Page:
To take advantage of content nesting in 2010, your website content needs to be nested in as many content aggregation sites as possible. For example, a lot of people search for videos on YouTube. If you have a video on your website and it’s not also on YouTube, people on YouTube won’t bother searching for your website. To them, YouTube represents the total number of videos available to them on their topic of interest.
Trend #7: Mobile Marketing
In case you haven’t heard, mobile marketing is all about marketing to people through their mobile phones and smart-phone devices. Small businesses haven’t had much of an opportunity to engage consumers on mobile devices, but 2010 has the potential to change that.
Demand is increasing dramatically for mobile applications and mobile web-browsing due to wider adoption of devices like the iPhone and the Google Android phone. As more people adopt these phones and features in 2010, look for small-business marketing services to start providing lower-cost mobile marketing solutions like text messaging, mobile e-mail marketing, mobile websites, mobile application development and location-based marketing.
Make 2010 your year to collect mobile preferences from your prospects and customers, and use tools likeÂ Google Analytics to see how many people are visiting your website on mobile web browsers. If you find interest in mobile interaction among your customers, begin testing simple mobile marketing campaigns such as sending a few mobile coupons via text or building a mobile micro-site for one of your products.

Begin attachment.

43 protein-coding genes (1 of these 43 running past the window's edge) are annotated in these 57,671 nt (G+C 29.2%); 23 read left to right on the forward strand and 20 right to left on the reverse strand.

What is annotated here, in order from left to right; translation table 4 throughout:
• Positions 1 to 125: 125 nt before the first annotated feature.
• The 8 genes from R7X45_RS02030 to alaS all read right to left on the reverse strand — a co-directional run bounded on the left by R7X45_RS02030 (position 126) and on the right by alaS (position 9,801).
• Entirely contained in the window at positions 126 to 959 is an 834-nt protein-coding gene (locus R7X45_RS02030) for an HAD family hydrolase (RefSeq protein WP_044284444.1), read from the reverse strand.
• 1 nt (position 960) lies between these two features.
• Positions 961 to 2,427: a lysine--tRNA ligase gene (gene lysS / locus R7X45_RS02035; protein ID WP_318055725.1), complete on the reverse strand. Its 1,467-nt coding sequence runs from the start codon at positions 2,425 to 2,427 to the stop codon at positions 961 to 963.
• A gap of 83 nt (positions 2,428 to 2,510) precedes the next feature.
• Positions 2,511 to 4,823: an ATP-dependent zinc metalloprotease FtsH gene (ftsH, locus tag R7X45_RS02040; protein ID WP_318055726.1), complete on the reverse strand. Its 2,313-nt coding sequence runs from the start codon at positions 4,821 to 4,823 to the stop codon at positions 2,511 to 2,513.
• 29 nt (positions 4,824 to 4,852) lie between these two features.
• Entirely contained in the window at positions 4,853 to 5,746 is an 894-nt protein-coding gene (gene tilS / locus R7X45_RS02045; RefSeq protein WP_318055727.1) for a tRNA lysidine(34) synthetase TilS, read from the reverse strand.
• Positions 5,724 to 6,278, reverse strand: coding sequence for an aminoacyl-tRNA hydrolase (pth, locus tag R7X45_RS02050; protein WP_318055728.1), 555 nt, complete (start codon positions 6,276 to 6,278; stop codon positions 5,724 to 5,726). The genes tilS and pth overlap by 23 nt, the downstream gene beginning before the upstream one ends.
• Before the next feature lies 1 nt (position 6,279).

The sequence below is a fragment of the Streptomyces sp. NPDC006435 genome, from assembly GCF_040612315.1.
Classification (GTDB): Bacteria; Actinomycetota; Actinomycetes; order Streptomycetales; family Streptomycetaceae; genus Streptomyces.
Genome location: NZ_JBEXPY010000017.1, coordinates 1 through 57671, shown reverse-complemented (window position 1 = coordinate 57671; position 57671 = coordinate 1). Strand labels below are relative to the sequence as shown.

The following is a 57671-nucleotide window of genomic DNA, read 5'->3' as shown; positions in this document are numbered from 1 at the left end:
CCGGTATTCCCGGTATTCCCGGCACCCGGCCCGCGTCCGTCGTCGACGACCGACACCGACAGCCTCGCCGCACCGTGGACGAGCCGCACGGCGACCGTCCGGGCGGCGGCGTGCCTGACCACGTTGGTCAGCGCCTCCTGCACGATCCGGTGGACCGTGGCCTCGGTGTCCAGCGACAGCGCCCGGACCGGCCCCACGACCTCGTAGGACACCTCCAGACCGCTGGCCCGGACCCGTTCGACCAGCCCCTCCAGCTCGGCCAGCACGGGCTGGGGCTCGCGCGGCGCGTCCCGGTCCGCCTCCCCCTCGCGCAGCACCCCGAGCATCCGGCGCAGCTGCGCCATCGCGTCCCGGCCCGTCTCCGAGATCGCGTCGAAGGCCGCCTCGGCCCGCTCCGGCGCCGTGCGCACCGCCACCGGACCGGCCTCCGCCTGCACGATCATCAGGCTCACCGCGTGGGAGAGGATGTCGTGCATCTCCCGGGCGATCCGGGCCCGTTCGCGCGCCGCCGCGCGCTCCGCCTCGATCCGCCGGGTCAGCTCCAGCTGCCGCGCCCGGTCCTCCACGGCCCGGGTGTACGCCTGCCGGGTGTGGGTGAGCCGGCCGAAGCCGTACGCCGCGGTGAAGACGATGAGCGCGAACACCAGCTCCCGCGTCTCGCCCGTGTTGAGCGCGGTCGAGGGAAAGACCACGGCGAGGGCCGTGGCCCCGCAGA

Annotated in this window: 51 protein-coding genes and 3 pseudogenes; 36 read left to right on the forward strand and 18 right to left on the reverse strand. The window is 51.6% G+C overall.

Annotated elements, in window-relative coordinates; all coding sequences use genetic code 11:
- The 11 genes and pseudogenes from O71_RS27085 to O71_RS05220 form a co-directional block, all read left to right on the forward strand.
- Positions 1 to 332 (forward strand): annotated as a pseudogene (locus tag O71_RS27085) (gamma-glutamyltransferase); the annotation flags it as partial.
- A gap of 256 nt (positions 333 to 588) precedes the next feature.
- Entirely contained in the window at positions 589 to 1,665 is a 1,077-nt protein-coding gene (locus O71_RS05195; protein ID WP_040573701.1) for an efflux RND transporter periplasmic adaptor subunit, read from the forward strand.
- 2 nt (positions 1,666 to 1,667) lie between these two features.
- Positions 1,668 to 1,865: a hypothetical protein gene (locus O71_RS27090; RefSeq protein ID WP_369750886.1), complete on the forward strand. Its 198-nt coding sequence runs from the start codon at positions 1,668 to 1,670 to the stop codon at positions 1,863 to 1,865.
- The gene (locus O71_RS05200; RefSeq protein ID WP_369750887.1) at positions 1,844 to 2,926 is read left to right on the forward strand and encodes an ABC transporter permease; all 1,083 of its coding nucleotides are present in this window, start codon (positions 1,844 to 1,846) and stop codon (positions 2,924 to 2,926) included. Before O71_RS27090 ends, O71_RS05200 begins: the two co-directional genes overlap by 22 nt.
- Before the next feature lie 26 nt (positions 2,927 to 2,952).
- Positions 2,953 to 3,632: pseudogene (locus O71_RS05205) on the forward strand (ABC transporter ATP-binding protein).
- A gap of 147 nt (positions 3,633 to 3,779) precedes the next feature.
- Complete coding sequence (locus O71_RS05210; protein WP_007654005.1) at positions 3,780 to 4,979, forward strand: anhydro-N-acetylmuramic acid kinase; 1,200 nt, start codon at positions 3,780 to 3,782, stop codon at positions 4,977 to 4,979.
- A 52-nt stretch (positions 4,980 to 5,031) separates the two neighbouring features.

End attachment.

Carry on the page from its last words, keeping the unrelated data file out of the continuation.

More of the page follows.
Trend #8: Podcasting and Online Radio
Advice: Let it rest
Online radio is actually on a bit of a growth trend, but that’s just because so-called terrestrial radio is suffering so much that radio advertisers are switching their investments to digital formats. 2010 will be a year of exploration for online broadcasters as they struggle to find and attract loyal audiences. iTunes has long been the leader in podcasting, but there are still no clear leaders in internet radio.
Even if leaders emerge in 2010, internet broadcasters will need to make their media more sharable, more engaging, more trackable and more mobile to attract money from advertisers. If you’re looking to attract an audience by broadcasting or advertising on broadcast media, go with online video in 2010 and wait for radio to finish reinventing itself.